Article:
Relive Netflix’s Popular Reality Shows In Your Next Korea Trip

Destinations, Family, Adventure & Solo
post image Catherine Tioh
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2019 saw Netflix reality shows like Queer Eye, Street Food and Chef’s Table featuring our beloved countries in Asia. More than the food, fashion or style, these shows tugged at our heartstrings with the beautiful stories they weave about life.

Eagerly anticipating the release of Queer Eye Season 5, Street Food Season 2 and Chef’s Table Season 7 in 2020, we reminisce past seasons in our South Korea travels.

#1 Gwangjang Market, Seoul, South Korea (Street Food Asia, 2019, Netflix)

Photograph: Jisang Chung / Source: Netflix

Savour Cho Yoonsun’s kalguksu (Korean knife-cut noodles) served in rich broth and, in the words of food journalist Daniel Gray, “sublime” kimchi. Originally opened to support her family when they fell on hard times, Cho perfected her mother’s recipe to serve the best knife-cut noodles in Gwangjang Market. 

While at Gwangjang Market, be sure to visit grandmother Jung Gunsook at her 86-year-old stall selling soy-marinated crabs and other side dishes, and snack on perfectly crispy Pakgane (mung-bean pancakes) by mother-daughter team Park Gumsoon and Chu Sangmi. 

#2 Dongdaemun Food Street, Seoul, South Korea (Street Food Asia, 2019, Netflix)

Jo Jungja’s Baked Baffle is a dish as quirky as the story behind its origin. A unique dish made from rice baked in a hot pan and topped with egg, cabbage, bacon or shrimp, a blend of sauces and fish flakes, it came about when Jo fried leftover rice in a waffle maker when she was too busy to leave work one day.

#3 Naejangsan National Park, Jeollanamdo, South Korea (Chef’s Table Season 3, 2017, Netflix)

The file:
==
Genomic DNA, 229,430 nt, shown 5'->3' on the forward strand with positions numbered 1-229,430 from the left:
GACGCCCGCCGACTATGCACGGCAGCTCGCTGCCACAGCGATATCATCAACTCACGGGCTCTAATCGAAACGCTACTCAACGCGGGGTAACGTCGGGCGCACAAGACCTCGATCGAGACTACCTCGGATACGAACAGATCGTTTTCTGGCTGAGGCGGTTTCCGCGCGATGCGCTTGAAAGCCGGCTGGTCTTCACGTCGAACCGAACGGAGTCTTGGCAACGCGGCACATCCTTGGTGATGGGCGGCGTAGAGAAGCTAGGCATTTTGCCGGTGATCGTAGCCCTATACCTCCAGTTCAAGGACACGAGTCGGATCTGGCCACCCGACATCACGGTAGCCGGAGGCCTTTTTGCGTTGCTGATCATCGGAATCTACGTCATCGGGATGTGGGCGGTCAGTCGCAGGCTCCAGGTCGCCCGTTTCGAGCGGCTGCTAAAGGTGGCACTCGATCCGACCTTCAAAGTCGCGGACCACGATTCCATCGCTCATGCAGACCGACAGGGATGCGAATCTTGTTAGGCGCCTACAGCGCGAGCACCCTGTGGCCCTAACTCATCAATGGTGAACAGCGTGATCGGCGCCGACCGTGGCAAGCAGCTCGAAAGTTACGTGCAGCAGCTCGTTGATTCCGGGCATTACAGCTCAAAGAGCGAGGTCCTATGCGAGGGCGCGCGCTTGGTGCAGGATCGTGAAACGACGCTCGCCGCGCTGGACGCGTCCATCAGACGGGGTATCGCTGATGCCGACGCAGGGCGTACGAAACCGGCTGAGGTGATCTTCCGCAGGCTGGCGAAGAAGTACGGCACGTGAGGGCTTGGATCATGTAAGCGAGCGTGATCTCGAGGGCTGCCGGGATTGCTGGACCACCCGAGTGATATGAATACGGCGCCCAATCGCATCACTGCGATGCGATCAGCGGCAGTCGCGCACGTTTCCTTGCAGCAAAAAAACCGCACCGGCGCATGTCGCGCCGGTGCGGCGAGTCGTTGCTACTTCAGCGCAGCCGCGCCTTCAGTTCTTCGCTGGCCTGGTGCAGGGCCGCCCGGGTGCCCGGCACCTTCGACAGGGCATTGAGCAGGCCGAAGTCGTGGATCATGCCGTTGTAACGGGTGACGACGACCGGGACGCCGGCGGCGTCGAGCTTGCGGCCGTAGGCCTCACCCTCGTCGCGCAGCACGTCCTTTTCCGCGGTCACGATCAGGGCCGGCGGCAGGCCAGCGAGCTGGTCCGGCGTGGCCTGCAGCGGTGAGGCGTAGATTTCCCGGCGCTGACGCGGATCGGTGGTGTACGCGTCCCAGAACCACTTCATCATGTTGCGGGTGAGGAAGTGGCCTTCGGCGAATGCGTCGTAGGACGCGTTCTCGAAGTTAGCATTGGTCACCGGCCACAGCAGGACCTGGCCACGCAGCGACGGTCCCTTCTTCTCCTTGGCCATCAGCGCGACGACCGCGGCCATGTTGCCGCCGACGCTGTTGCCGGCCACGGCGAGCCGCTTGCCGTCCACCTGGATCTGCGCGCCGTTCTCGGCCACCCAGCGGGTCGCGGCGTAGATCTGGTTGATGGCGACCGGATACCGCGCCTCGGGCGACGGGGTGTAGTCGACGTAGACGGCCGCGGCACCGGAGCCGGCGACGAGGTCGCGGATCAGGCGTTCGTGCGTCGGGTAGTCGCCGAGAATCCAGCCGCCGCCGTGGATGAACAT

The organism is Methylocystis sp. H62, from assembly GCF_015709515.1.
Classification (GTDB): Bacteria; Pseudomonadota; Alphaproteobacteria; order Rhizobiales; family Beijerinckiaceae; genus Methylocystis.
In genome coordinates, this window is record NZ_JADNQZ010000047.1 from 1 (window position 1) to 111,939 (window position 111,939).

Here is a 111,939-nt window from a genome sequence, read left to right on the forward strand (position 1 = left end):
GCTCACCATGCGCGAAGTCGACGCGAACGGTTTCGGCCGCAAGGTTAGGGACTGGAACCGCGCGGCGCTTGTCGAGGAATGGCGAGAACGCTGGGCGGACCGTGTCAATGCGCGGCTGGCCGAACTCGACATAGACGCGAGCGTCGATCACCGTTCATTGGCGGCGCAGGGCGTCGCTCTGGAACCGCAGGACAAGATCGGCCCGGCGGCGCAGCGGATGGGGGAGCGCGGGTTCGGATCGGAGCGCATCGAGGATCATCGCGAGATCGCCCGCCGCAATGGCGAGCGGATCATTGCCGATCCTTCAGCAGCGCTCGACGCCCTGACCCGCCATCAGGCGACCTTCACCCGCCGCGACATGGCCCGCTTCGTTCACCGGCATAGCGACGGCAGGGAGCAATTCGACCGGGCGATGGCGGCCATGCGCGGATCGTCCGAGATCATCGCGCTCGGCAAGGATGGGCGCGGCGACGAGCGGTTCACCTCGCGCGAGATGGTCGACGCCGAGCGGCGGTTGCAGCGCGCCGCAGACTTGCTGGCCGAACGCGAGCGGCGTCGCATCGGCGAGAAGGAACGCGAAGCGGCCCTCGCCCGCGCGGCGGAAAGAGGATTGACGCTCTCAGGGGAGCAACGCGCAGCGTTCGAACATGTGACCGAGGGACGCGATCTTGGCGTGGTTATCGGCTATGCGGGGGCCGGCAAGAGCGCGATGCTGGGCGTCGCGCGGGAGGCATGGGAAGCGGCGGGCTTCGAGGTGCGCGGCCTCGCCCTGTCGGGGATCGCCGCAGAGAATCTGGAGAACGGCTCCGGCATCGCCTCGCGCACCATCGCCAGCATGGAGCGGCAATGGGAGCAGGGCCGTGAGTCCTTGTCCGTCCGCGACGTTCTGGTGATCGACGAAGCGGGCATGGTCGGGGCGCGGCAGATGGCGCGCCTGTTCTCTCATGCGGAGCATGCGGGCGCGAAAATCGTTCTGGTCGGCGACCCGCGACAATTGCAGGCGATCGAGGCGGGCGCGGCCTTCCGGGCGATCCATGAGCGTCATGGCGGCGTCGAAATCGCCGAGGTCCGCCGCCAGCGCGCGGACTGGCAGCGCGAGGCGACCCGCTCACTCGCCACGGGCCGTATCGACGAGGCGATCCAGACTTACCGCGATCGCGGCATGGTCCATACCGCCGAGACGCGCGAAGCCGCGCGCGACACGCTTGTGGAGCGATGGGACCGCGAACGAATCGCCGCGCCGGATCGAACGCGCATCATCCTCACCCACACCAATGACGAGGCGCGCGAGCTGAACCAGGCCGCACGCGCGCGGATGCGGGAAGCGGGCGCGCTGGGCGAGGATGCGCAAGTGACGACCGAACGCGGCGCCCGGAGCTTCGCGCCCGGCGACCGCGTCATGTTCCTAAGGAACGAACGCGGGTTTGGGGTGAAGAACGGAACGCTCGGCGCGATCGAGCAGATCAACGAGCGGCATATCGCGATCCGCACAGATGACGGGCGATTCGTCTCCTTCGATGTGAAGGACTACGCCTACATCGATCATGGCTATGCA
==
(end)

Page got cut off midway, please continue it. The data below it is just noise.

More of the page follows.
Photograph: Mark Chilvers / Source: The Observer

Three hours away from Seoul by train and taxi, visit Baekyangsa, the seventh-century temple in Naejangsan National Park where Chef’s Table’s “philosopher chef” Jeong Kwan calls home. The vegan food she prepares is both a reflection of her quiet yet spirited demeanour and her attitude towards food. 

A visit to the temple costs 3000 won, but sign up for an overnight temple stay if you want to experience food that, in her own words, “nourishes your body and help your mind find enlightenment”. This 150-000 won program will allow you to experience the beauty of Korean temple life as well as cook temple food alongside Jeong Kwan.

#4 Bukchon Hanok Village, Seoul, South Korea (Next in Fashion, 2020, Netflix) 

Exterior of Minju Kim’s studio / Source: StyleBubble.co.uk

Experience the charming Bukchon Hanok Village, where Next in Fashion winner Minju Kim quietly ploughed away, drawing inspiration for her Autumn/Winter 16-17 fashion collection and styling the likes of K-pop girl group Red Velvet and more recently, K-pop sensation BTS.    

Favoured by locals and tourists alike, immerse yourself in the traditional Korean culture at Bukchon Hanok Village with its traditional architecture, winding alleys, and a blend of cosy guesthouses and upscale restaurants. The surrounding Gyeongbokgung Palace, Changdeokgung Palace and Jongmyo Shrine are also worth a visit while you are there.


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Catherine Tioh

A mother of 2, Catherine packed up her travelling shoes and reminisces the travel adventures of days gone by. She dreams of one day becoming a true citizen of the world.